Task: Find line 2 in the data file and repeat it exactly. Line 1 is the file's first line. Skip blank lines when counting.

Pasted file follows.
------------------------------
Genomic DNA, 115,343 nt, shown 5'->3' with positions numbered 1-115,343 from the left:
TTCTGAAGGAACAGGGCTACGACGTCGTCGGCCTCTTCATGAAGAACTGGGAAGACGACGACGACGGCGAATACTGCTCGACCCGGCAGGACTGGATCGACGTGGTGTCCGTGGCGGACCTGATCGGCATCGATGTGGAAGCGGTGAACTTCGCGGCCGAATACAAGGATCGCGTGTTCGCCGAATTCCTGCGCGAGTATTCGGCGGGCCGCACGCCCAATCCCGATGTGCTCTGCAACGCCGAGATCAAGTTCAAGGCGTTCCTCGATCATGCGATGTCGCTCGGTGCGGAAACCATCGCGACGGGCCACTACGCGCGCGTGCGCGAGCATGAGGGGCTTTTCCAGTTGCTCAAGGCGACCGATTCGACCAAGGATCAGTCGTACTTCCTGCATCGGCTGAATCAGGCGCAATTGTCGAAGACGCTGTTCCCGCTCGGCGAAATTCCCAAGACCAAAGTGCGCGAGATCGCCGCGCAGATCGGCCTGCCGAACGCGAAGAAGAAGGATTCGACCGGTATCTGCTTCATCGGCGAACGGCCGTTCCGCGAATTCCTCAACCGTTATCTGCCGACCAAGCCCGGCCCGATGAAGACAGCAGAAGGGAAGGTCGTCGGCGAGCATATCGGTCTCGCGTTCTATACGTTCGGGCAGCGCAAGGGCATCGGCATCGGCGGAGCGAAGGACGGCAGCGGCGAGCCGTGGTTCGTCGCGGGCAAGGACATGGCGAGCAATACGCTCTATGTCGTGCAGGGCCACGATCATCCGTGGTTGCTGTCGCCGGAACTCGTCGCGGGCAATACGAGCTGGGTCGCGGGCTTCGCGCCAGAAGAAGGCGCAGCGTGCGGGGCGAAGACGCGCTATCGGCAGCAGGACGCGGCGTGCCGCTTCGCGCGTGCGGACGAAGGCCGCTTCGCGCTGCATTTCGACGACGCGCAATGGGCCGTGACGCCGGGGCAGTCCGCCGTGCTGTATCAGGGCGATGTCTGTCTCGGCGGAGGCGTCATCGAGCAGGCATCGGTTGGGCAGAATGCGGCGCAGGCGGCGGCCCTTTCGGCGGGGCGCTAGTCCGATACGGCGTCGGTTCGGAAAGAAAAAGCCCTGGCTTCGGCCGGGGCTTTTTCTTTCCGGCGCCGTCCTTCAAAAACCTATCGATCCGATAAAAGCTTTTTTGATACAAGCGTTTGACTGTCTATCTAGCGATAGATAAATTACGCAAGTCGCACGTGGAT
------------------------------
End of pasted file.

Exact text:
TTCTGAAGGAACAGGGCTACGACGTCGTCGGCCTCTTCATGAAGAACTGGGAAGACGACGACGACGGCGAATACTGCTCGACCCGGCAGGACTGGATCGACGTGGTGTCCGTGGCGGACCTGATCGGCATCGATGTGGAAGCGGTGAACTTCGCGGCCGAATACAAGGATCGCGTGTTCGCCGAATTCCTGCGCGAGTATTCGGCGGGCCGCACGCCCAATCCCGATGTGCTCTGCAACGCCGAGATCAAGTTCAAGGCGTTCCTCGATCATGCGATGTCGCTCGGTGCGGAAACCATCGCGACGGGCCACTACGCGCGCGTGCGCGAGCATGAGGGGCTTTTCCAGTTGCTCAAGGCGACCGATTCGACCAAGGATCAGTCGTACTTCCTGCATCGGCTGAATCAGGCGCAATTGTCGAAGACGCTGTTCCCGCTCGGCGAAATTCCCAAGACCAAAGTGCGCGAGATCGCCGCGCAGATCGGCCTGCCGAACGCGAAGAAGAAGGATTCGACCGGTATCTGCTTCATCGGCGAACGGCCGTTCCGCGAATTCCTCAACCGTTATCTGCCGACCAAGCCCGGCCCGATGAAGACAGCAGAAGGGAAGGTCGTCGGCGAGCATATCGGTCTCGCGTTCTATACGTTCGGGCAGCGCAAGGGCATCGGCATCGGCGGAGCGAAGGACGGCAGCGGCGAGCCGTGGTTCGTCGCGGGCAAGGACATGGCGAGCAATACGCTCTATGTCGTGCAGGGCCACGATCATCCGTGGTTGCTGTCGCCGGAACTCGTCGCGGGCAATACGAGCTGGGTCGCGGGCTTCGCGCCAGAAGAAGGCGCAGCGTGCGGGGCGAAGACGCGCTATCGGCAGCAGGACGCGGCGTGCCGCTTCGCGCGTGCGGACGAAGGCCGCTTCGCGCTGCATTTCGACGACGCGCAATGGGCCGTGACGCCGGGGCAGTCCGCCGTGCTGTATCAGGGCGATGTCTGTCTCGGCGGAGGCGTCATCGAGCAGGCATCGGTTGGGCAGAATGCGGCGCAGGCGGCGGCCCTTTCGGCGGGGCGCTAGTCCGATACGGCGTCGGTTCGGAAAGAAAAAGCCCTGGCTTCGGCCGGGGCTTTTTCTTTCCGGCGCCGTCCTTCAAAAACCTATCGATCCGATAAAAGCTTTTTTGATACAAGCGTTTGACTGTCTATCTAGCGATAGATAAATTACGCAAGTCGCACGTGGAT